The good news is that the only way to move from darkness to light is to believe in Jesus – not simply in assenting that he lived and died, or that he was a good teacher, but in wanting to become part of him and be open to the Holy Spirit.  Only in that way can we share in the light that comes from God the Father.

There are no doubt many better summaries of John’s teaching than mine.  But the message is clear – anyone can become part of God’s family, but Jesus is the only way in.

The Bible in a Year – 27 July

If this is your first viewing, please see my Introduction before reading this, and also my introduction to the Proverbs.

27 July. Proverbs chapters 4-6

Kanyakumari-dawn

From these chapters I will pick only one verse (4:18): “The path of the righteous is like the morning sun, shining ever brighter till the full light of day” (NIV translation).

The main reason for picking this verse is that it reminds me of a trip to India eleven years ago, to see the work of the Christian development charity Tearfund and their Indian partners EFICOR and ESAF. For part of our time there we stayed in a hotel on the very southernmost tip of the continent, where you could see the sun rise in the east and set in the west from the same point.  This photo was taken from the hotel bedroom at dawn (about 6am), and the dawn was marked by loud worship from both the Hindu temple and the Catholic church nearby.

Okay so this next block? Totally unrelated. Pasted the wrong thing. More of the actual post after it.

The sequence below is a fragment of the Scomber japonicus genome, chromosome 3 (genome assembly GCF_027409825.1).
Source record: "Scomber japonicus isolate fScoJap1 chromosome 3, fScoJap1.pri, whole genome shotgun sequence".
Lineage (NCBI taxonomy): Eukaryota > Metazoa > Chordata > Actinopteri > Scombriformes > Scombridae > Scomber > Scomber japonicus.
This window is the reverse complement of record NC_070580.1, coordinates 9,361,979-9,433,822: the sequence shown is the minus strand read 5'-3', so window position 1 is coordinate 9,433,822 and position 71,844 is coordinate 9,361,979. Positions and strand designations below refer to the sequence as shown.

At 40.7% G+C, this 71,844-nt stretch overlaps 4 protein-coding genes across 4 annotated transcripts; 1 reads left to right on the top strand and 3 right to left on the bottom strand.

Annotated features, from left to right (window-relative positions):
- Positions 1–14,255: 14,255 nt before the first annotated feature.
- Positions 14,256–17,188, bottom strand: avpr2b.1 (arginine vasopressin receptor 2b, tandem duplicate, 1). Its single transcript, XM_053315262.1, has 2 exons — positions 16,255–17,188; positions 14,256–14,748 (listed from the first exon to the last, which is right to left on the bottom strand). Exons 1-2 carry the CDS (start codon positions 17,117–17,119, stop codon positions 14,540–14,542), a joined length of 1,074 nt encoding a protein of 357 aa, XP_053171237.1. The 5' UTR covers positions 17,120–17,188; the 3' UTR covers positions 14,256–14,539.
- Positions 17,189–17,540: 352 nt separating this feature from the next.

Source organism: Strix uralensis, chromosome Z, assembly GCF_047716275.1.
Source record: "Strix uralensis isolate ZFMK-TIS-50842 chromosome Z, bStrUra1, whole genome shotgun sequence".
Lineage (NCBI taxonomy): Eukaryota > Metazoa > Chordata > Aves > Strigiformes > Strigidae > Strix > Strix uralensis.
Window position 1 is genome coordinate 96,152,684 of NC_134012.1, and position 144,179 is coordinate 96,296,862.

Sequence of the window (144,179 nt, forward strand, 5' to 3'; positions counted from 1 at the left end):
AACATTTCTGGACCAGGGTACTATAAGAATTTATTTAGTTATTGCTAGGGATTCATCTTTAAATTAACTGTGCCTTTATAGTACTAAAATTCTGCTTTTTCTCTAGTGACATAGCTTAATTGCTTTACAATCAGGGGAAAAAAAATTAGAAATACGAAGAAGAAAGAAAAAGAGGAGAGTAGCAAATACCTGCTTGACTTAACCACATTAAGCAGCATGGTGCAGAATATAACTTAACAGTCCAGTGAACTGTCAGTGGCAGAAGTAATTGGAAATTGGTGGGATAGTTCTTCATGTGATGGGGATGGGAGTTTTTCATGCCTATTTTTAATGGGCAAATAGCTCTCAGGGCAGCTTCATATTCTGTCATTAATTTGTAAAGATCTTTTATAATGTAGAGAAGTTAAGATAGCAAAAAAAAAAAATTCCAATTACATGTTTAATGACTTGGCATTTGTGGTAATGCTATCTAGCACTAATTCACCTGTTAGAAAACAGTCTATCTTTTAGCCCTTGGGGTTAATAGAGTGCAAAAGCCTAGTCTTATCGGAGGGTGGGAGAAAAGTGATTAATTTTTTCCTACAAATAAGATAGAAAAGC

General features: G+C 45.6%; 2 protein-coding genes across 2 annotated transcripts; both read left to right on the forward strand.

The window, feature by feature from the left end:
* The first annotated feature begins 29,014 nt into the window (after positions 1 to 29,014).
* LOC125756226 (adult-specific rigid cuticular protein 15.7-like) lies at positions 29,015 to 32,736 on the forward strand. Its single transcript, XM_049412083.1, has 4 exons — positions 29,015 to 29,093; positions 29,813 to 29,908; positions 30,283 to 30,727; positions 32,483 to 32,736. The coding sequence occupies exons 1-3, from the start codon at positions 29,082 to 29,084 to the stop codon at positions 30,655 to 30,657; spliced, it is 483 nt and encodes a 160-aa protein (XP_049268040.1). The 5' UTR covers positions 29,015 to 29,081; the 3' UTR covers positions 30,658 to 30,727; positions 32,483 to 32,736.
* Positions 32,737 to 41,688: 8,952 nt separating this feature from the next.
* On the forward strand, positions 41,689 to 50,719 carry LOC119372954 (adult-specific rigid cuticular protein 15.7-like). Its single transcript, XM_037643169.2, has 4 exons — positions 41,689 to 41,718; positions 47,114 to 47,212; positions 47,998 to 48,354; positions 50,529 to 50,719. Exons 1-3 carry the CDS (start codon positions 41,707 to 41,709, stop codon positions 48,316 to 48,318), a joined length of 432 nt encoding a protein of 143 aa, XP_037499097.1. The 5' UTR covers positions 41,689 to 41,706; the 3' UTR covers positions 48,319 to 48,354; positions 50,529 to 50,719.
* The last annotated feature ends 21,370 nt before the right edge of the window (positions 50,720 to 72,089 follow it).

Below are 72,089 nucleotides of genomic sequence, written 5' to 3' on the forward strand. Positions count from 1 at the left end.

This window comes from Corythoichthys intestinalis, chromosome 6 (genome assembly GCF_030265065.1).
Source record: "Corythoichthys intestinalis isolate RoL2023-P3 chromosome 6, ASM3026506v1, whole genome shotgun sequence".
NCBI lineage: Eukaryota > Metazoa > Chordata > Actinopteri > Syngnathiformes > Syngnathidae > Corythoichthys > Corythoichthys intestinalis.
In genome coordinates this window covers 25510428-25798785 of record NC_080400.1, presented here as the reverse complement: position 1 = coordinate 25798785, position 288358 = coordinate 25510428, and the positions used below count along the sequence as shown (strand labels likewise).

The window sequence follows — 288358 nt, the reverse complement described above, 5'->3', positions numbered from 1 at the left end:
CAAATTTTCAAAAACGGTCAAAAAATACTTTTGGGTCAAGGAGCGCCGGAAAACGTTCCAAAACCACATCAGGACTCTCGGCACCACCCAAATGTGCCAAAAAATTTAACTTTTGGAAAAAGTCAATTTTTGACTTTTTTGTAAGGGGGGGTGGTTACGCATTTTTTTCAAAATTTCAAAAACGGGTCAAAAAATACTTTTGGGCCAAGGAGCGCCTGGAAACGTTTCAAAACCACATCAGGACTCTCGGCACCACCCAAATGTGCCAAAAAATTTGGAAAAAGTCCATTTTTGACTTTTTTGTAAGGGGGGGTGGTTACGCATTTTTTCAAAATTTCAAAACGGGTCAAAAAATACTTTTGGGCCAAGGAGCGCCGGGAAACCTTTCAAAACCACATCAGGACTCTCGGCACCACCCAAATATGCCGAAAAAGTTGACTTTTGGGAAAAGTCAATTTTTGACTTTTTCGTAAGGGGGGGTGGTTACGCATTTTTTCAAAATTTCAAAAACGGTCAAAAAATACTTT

Offering praise to God at the start of the day is common to most religions. While a scientist may prosaically say that the earth is simply rotating on its axis so that the sun comes into view each morning, the idea of the rising sun banishing the darkness of evil and heralding the coming of God’s goodness and protection – what we might call a sacramental view of cosmology – is a common one.  Similarly, right living is compared to living in the light, and sinfulness to walking in darkness.

In the original context of this verse, the “way of the righteous” is contrasted with the “way of the wicked which is deep darkness”.  In other words, the more you live according to the way of wisdom, following the ethical teachings of your religion, and living honestly and openly, the clearer you will see the world; whereas if you get enticed into sin and crime, which naturally lead to secrecy, fraud and lies, the world will become dark to you and you will lose your moral compass.  In that context, the dawning of the sun is like the moment of conversion when you realise that following Christ (who called himself the “light of the world”) is the only way to a life lived in the full light of day.